- What does the health plan cost you per month compared to your current plan? What are the annual coverage maximums and co-pays? Can you keep your current providers under the new plan? It’s important to understand these differences as they can add up to real money out of pocket.
- Does the new company offer a flexible spending account or health savings account for medical expenses? That can save you $ in paying for these costs pre- versus post-tax. If you have–and use–an FSA with your current employer, and the new employer doesn’t offer an FSA, that can impact you financially.
- How much does the new employer contribute to retirement (401k, 403b, etc)? This is $ to you, so it’s important to know what the delta is (if any) between your current employer and the new one.
- How much paid time off will you receive? Does it increase over time with certain anniversary dates? Is it paid out when you leave? Companies with PTO plans do not usually let you ‘bank’ time & roll it over into the next year. It is also not often considered compensable time. If your current employer has a vacation plan that lets you bank time–and cash it out if you leave the company–and the new one does not, that’s something to consider. Also look at how many paid holidays you will receive, how much sick time, etc.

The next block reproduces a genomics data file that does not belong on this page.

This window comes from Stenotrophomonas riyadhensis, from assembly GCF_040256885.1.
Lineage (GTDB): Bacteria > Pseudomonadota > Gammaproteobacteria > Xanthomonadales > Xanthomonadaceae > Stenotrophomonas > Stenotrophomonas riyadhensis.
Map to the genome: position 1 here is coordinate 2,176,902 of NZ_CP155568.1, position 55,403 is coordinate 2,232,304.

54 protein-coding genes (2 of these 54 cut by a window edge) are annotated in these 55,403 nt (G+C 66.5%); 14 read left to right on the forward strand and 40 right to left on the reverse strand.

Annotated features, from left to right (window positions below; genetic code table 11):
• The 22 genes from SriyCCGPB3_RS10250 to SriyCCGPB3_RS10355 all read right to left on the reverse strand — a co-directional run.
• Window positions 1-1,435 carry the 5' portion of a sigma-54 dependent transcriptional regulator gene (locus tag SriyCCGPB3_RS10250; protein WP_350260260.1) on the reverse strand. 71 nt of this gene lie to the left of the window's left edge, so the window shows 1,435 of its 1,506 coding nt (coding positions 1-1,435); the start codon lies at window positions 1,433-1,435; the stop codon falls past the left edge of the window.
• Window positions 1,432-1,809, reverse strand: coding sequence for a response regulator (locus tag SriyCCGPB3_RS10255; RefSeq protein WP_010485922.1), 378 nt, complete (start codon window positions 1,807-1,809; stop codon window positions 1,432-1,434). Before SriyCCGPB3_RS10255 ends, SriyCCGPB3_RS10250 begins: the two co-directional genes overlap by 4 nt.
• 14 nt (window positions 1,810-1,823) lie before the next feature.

- What are the other perks/benefits of working for the new employer? Do they offer a parking subsidy or transit pass? What about an onsite gym? Do you receive free/discounted food or drink? Can you purchase company products at a discount? (Microsoft Employee Store, I’m looking at you…)
Altogether, the differences between benefits packages can mean large overall differences in your compensation–or how much $ will be coming out of your paycheck (or pocket) that isn’t with your current plan today–with a new employer vs. current. It’s well worth taking the time to crunch the numbers and discuss the differences you find with the recruiter. It’s worth noting that most recruiters will not be able to make changes to benefits–with very few exceptions (seniority-based vacation accrual for one) they are usually the same for all employees. But they may be able to make a case for increasing your base compensation a bit if your out of pocket expenses will increase under the new plan.